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UTA In The News — Thursday, April 10, 2014

Thursday, April 10, 2014

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Unmanned Vehicle Systems certificate program

UT Arlington is gearing up to meet the expected growth in the unmanned vehicle systems industry with a new certificate program, according to a report on KRLD/1080 AM. Eileen Clements, director of research at the UT Arlington Research Institute, told the station: “The market’s huge ... You need people who know how to design those systems, who know how to operate them, who know how to maintain them.”

NIR laser use benefits explained

Samar Mohanty, a UT Arlington assistant professor of physics, and doctoral candidate Bryan Black have discovered that the growing part of neurons like those in the cerebral cortex or the retina are sensitive to the minute temperature increase of less than one degree Celsius, Optics & Photonics News reported. In a paper published this week by the journal PloS One, the team described using a low-power near-infrared (NIR) laser directed ahead of a neuron to guide its advance.

Bone repair

UT Arlington and Texas Health Arlington Memorial Hospital are investigating whether bone grown from the body’s own stem cells can replace traditional types of bone grafting, according to Hispanic Liping Tang, UT Arlington bioengineering chair and professor, and Dr. Joseph Borrelli, chair of orthopedics for Texas Health Arlington Memorial, co-authored a paper on the research. The goal is to use the body’s own healing capacity in bone repair.

Concussion management awareness

Jacob Resch, assistant professor of kinesiology at UT Arlington, was featured in a Spine Surgery Today article that quoted several national health experts discussing the evolution of concussion management awareness. Resch discussed the usefulness of neurocognitive testing in concussion diagnosis and recent research he conducted that found the tests to be “somewhat limited.”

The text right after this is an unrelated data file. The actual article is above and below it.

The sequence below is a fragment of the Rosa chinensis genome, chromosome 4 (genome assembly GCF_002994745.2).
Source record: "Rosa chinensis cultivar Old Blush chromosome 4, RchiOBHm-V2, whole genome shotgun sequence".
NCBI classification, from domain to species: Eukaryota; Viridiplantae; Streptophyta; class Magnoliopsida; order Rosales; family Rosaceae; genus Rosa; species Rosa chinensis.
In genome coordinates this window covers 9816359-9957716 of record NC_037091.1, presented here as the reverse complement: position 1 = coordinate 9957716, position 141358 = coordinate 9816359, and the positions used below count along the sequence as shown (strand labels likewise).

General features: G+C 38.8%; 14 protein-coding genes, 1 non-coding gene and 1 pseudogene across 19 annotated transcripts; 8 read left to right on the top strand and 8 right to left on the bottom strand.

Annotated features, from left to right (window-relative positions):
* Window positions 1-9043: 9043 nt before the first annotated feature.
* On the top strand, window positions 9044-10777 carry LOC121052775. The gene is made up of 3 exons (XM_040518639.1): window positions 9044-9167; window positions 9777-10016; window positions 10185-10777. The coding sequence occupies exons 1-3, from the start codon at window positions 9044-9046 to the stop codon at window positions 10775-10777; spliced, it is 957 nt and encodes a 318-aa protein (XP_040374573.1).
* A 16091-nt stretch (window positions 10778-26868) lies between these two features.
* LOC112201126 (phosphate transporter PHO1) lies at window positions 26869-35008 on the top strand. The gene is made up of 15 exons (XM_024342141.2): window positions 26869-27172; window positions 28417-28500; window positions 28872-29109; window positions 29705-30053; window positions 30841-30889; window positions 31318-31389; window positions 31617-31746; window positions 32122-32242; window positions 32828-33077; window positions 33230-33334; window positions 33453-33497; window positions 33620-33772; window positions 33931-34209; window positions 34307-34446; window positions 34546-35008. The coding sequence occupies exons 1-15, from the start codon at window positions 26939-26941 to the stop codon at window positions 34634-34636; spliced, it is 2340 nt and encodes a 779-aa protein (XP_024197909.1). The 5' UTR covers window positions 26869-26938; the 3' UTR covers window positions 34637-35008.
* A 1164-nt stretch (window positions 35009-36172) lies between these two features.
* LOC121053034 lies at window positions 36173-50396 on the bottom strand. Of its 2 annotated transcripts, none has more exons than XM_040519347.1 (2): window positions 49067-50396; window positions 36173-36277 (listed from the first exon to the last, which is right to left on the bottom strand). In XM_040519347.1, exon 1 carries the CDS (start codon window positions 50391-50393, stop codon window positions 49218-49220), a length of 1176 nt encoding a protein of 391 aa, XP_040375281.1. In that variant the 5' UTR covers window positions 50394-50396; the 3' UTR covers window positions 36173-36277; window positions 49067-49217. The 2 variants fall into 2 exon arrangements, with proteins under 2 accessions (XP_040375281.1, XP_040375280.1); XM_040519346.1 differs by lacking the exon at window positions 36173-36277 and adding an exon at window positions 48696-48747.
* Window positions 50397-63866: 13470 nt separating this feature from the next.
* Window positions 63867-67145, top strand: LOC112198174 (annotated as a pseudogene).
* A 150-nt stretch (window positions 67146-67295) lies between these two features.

Repairing the road

Sahadat Hossain, a UT Arlington associate professor of civil engineering, is working with the Texas Department of Transportation to mend failing highway slopes with recycled plastic pins, NTX, the North Texas Commission Magazine (p. 56), reported in its spring/summer edition. 

Odd couples

Several FOX television stations, including WXIX/FOX 19(Cincinnati), mentioned a story that dispelled the idea that opposites attract. The story, which originally appeared on, featured research by William Ickes, distinguished professor of psychology at UT Arlington. Ickes said that similar people are more likely to get together in the first place -- and are also more likely to find satisfaction in their relationship.

The Executive MBA experience

David Mack, Ph.D., assistant dean of the UT Arlington College of Business and director of the Executive MBA program, was quoted in a Dallas Morning News special advertising section about the benefits of earning an Executive MBA. “Experience offsets past academics for the most part. UTA looks for candidates who bring at least seven years of knowledge in their field or industry,” he said. 

Looking for influence

UT Arlington Professor of Political Science Victoria Farrar-Myers was featured in a Watertown Daily Times (New York) story about whether a junior member of Congress can have influence. “Unlike past Congresses that were controlled by strict seniority, today’s Congress provides an open field for newly elected members to make an impact by gaining positions on desirable committees,” she said.